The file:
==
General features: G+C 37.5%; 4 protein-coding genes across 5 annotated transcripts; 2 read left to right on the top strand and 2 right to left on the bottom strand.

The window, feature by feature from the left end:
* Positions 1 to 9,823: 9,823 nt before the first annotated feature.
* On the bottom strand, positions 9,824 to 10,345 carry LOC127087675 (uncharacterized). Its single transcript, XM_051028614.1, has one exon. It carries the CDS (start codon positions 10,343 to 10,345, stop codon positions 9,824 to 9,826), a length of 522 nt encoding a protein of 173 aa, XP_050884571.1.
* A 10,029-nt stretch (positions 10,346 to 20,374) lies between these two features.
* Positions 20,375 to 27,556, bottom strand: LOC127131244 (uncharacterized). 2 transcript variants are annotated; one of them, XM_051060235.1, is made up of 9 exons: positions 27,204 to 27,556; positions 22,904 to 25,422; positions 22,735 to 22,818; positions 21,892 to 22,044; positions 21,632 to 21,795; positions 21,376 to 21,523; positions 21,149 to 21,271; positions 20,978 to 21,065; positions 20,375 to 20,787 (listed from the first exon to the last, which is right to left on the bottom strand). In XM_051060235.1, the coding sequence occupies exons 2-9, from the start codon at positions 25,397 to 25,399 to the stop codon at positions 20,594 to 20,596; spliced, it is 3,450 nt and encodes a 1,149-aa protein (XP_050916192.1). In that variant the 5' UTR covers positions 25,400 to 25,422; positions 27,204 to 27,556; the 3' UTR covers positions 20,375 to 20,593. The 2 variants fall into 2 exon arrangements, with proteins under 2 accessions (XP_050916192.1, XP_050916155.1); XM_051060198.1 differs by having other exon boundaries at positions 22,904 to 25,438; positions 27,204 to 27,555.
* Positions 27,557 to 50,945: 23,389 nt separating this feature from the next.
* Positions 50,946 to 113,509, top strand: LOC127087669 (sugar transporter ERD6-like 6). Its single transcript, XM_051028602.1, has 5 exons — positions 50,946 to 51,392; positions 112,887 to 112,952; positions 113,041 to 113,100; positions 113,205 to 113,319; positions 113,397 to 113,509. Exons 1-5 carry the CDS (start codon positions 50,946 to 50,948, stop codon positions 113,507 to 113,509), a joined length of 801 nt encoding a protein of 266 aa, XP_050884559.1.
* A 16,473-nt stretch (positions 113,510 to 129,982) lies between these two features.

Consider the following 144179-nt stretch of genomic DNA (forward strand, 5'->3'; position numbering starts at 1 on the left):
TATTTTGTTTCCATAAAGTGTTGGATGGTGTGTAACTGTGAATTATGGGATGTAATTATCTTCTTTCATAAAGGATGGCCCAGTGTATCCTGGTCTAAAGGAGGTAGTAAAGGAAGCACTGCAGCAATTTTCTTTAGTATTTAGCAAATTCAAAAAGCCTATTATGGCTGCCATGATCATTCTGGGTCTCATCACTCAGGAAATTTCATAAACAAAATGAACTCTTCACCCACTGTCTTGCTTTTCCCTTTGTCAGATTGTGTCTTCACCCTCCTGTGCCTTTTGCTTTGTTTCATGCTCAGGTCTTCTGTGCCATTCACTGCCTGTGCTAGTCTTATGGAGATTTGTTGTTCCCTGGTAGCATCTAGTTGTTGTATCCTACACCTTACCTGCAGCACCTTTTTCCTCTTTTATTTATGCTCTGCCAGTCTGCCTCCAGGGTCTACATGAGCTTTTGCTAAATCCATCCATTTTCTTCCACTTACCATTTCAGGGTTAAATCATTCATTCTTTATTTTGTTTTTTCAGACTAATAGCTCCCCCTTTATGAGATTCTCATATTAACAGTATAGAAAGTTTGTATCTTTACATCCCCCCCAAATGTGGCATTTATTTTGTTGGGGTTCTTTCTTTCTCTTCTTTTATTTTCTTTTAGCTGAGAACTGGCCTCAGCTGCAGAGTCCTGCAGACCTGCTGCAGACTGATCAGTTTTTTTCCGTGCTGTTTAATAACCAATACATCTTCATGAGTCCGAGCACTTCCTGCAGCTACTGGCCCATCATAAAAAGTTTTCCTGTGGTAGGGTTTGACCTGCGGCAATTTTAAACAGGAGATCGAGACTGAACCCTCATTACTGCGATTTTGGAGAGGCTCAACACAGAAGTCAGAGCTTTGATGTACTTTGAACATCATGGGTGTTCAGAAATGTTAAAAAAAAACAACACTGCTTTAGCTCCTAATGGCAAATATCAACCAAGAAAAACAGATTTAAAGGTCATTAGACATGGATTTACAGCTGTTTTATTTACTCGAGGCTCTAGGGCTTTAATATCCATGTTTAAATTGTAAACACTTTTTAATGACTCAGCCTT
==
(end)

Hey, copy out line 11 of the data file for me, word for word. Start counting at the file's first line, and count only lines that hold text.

TATTTTGTTTCCATAAAGTGTTGGATGGTGTGTAACTGTGAATTATGGGATGTAATTATCTTCTTTCATAAAGGATGGCCCAGTGTATCCTGGTCTAAAGGAGGTAGTAAAGGAAGCACTGCAGCAATTTTCTTTAGTATTTAGCAAATTCAAAAAGCCTATTATGGCTGCCATGATCATTCTGGGTCTCATCACTCAGGAAATTTCATAAACAAAATGAACTCTTCACCCACTGTCTTGCTTTTCCCTTTGTCAGATTGTGTCTTCACCCTCCTGTGCCTTTTGCTTTGTTTCATGCTCAGGTCTTCTGTGCCATTCACTGCCTGTGCTAGTCTTATGGAGATTTGTTGTTCCCTGGTAGCATCTAGTTGTTGTATCCTACACCTTACCTGCAGCACCTTTTTCCTCTTTTATTTATGCTCTGCCAGTCTGCCTCCAGGGTCTACATGAGCTTTTGCTAAATCCATCCATTTTCTTCCACTTACCATTTCAGGGTTAAATCATTCATTCTTTATTTTGTTTTTTCAGACTAATAGCTCCCCCTTTATGAGATTCTCATATTAACAGTATAGAAAGTTTGTATCTTTACATCCCCCCCAAATGTGGCATTTATTTTGTTGGGGTTCTTTCTTTCTCTTCTTTTATTTTCTTTTAGCTGAGAACTGGCCTCAGCTGCAGAGTCCTGCAGACCTGCTGCAGACTGATCAGTTTTTTTCCGTGCTGTTTAATAACCAATACATCTTCATGAGTCCGAGCACTTCCTGCAGCTACTGGCCCATCATAAAAAGTTTTCCTGTGGTAGGGTTTGACCTGCGGCAATTTTAAACAGGAGATCGAGACTGAACCCTCATTACTGCGATTTTGGAGAGGCTCAACACAGAAGTCAGAGCTTTGATGTACTTTGAACATCATGGGTGTTCAGAAATGTTAAAAAAAAACAACACTGCTTTAGCTCCTAATGGCAAATATCAACCAAGAAAAACAGATTTAAAGGTCATTAGACATGGATTTACAGCTGTTTTATTTACTCGAGGCTCTAGGGCTTTAATATCCATGTTTAAATTGTAAACACTTTTTAATGACTCAGCCTT